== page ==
The conductive pattern 40 may includes a plurality of dummy patterns 40 a in the form of islands electrically insulated from the electrical circuit. When the heat sink 10 is soldered on the dummy patterns 40 a, the heat radiation and diffusion efficiency may be enhanced. In this case, the circuit pattern and the ground pattern may be used for other functions. However, the cooling efficiency for the heating element 30 is reduced.
Furthermore, although not shown, if reflow soldering using the solder 50 is applicable to a surface of the heating element 30, the heat sink 10 may be surface-mounted and reflow-soldered directly on the heating element 30. In this case, the heat transfer and diffusion efficiency is improved. However, the mounting process is complicated and the whole thickness increases. Additionally, in case that the heating element 30 is a light emitting diode (LED), a shadow may be caused.
For another example, the heat sink 10 may be surface-mounted directly on the lead frame 32 of the heating element 30. Although the heat transfer and diffusion efficiency is further enhanced, the surface mounting becomes difficult due to a shape of the lead frame 32.
Therefore, a metal terminal which most needs cooling may be selected among metal terminals of the lead frame having a plurality of electrical terminals, and the heat sinks 10 may be mounted intensively around the selected metal terminal. According to this method, the cooling function is focused only on a necessary part, consequently reducing the manufacturing cost and the material cost.
More specifically, in the related-art structure, a highly thermal conductive PCB such as the metal substrate is applied throughout to cool the heating element, accordingly increasing the cost. On the other hand, according to the embodiment of the present invention, the heat sinks 10 are selectively and intensively mounted where cooling of the PCB is required. Therefore, the cooling efficiency may be increased with less manufacturing cost.
In addition, although not shown, in the case where the heating element 30 instead of the lead frame 32 is mounted to the conductive pattern 40 of the PCB 60 by solder balls, the heat sink 10 may be reflow-soldered on the conductive pattern 40 adjacent to the heating element 30 by the solder 50.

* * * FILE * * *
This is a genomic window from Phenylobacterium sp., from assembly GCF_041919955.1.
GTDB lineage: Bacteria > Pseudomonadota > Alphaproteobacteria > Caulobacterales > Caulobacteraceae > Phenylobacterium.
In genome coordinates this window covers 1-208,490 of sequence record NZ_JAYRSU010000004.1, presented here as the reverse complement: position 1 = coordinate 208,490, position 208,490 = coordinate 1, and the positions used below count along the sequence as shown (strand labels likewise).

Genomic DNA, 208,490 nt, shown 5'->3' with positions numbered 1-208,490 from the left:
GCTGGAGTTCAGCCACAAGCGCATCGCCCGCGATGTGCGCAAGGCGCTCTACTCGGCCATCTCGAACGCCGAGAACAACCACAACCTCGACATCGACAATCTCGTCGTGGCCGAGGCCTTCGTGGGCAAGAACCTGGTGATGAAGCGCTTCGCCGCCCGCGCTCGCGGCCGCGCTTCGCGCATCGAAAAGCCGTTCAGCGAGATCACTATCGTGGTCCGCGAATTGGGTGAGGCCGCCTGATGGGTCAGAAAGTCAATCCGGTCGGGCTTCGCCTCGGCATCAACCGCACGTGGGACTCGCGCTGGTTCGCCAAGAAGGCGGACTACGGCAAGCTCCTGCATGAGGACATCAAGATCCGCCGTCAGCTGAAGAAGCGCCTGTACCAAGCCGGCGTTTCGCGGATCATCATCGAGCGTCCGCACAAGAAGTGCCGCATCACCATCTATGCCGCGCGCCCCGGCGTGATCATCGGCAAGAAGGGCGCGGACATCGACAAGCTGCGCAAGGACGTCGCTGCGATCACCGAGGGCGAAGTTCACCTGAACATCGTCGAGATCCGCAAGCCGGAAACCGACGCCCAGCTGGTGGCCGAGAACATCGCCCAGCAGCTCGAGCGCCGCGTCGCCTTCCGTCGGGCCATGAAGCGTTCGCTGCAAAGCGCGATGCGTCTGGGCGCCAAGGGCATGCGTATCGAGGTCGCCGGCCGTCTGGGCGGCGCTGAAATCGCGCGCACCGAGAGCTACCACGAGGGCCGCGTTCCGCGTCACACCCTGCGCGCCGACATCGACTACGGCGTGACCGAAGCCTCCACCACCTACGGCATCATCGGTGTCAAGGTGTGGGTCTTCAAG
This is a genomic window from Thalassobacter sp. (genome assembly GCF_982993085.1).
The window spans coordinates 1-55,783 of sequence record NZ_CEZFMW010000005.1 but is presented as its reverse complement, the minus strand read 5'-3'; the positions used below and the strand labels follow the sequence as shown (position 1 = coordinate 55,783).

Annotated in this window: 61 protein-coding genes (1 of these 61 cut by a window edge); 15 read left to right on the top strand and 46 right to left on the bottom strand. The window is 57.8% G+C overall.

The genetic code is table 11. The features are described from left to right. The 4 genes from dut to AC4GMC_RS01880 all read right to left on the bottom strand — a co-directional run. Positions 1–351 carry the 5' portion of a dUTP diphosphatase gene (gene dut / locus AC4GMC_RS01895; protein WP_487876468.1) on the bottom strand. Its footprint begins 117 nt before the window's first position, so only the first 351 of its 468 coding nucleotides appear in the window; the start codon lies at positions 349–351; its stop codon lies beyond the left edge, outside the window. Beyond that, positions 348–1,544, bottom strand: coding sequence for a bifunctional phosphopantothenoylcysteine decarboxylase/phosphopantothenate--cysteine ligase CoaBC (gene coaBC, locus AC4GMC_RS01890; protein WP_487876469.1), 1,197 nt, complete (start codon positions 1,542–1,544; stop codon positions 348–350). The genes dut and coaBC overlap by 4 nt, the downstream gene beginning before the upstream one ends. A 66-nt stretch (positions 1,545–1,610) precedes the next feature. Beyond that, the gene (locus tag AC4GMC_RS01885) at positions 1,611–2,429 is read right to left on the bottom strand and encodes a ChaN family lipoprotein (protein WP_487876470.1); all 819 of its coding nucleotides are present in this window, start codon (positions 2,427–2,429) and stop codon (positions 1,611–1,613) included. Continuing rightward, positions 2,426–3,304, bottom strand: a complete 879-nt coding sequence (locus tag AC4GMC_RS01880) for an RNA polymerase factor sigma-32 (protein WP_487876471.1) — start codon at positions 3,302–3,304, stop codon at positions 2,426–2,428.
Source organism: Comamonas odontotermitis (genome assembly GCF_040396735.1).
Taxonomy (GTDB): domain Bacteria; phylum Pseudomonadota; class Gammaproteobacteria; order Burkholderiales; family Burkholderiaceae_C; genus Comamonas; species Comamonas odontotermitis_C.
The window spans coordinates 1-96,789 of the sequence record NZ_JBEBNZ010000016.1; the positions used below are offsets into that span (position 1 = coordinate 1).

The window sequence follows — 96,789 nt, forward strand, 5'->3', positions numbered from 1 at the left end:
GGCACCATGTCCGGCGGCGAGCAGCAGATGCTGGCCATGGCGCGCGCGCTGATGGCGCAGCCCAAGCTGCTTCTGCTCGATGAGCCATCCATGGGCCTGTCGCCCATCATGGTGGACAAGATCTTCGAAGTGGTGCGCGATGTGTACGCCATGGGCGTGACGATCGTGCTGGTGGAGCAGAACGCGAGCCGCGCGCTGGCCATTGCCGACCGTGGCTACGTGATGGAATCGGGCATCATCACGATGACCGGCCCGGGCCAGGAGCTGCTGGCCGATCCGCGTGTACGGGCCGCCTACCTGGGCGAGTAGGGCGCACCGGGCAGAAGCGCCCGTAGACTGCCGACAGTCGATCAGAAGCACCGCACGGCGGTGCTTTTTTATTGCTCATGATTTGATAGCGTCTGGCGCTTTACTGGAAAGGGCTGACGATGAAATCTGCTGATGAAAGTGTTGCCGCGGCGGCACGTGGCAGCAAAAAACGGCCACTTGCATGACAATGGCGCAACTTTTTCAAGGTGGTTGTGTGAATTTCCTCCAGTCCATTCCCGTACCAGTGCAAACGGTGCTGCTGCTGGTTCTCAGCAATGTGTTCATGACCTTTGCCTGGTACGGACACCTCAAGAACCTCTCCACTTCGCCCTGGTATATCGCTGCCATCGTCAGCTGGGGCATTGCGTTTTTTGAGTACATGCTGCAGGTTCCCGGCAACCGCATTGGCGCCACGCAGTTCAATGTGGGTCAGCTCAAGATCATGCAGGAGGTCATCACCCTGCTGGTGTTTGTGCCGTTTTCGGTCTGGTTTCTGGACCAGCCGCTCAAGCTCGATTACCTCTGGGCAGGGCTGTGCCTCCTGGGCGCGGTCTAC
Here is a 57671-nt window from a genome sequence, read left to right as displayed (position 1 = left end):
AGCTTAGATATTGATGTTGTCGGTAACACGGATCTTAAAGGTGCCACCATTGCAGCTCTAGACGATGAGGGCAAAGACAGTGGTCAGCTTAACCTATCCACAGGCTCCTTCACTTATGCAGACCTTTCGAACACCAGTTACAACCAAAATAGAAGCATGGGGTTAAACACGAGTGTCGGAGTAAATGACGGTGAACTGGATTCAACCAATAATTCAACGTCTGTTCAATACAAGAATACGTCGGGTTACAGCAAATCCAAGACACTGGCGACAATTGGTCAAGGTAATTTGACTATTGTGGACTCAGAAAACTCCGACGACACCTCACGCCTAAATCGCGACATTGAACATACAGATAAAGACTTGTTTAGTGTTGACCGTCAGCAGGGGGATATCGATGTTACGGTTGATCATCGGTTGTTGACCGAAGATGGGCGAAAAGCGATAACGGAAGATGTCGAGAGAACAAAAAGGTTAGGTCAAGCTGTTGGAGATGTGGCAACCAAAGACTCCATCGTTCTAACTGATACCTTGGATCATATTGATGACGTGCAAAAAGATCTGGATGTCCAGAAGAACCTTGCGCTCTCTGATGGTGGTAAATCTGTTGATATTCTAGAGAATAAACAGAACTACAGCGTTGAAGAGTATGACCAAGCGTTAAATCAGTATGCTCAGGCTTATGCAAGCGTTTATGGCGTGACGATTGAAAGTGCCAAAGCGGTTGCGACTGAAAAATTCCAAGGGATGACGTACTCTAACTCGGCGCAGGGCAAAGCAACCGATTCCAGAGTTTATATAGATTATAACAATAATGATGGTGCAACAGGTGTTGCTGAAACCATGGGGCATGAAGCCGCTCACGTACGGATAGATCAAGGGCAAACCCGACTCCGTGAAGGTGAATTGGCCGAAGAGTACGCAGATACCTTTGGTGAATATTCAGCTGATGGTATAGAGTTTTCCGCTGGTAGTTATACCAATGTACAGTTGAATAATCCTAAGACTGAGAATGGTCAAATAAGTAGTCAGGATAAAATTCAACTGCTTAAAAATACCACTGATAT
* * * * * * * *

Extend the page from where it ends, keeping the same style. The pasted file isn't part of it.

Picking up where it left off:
In an exemplary embodiment, one or more conductive patterns 40 are formed adjacent to the heating element 30 and one or more heat sinks 10 are mounted on each conductive pattern 40. Here, the cooling function for the heating element 30 may be controlled by adjusting the number of the conductive patterns 40 and the heat sinks 10.
As described above, when a plurality of the heat sinks 10 being inexpensive and lower than the heating element 30 are mounted intensively around the heating element 30 by reflow soldering, the overall cooling efficiency for the heating element 30 may be improved. Also, the manufacturing cost, the adhesion strength, and the rework efficiency are improved.
FIG. 3 shows another state where the heat sink according to the embodiment of the present invention is practically applied.
Referring to FIG. 3, the heating element 30 is soldered on a front side of the PCB 60 but is not mounted on a rear side of the PCB 60. However, a dummy pattern 42 as a conductive pattern is disposed on the rear side of the PCB 60 at a position corresponding to the heating element 30. Next, a solder 52 is disposed on the dummy pattern 42 so as to mount a heat sink 110 by reflow soldering.
Not limited to the above structure, although not shown, a ground pattern instead of the dummy pattern 42 may be formed as a conductive pattern on the rear side so that the heat sink 110 is reflow-soldered by a solder disposed on the ground pattern.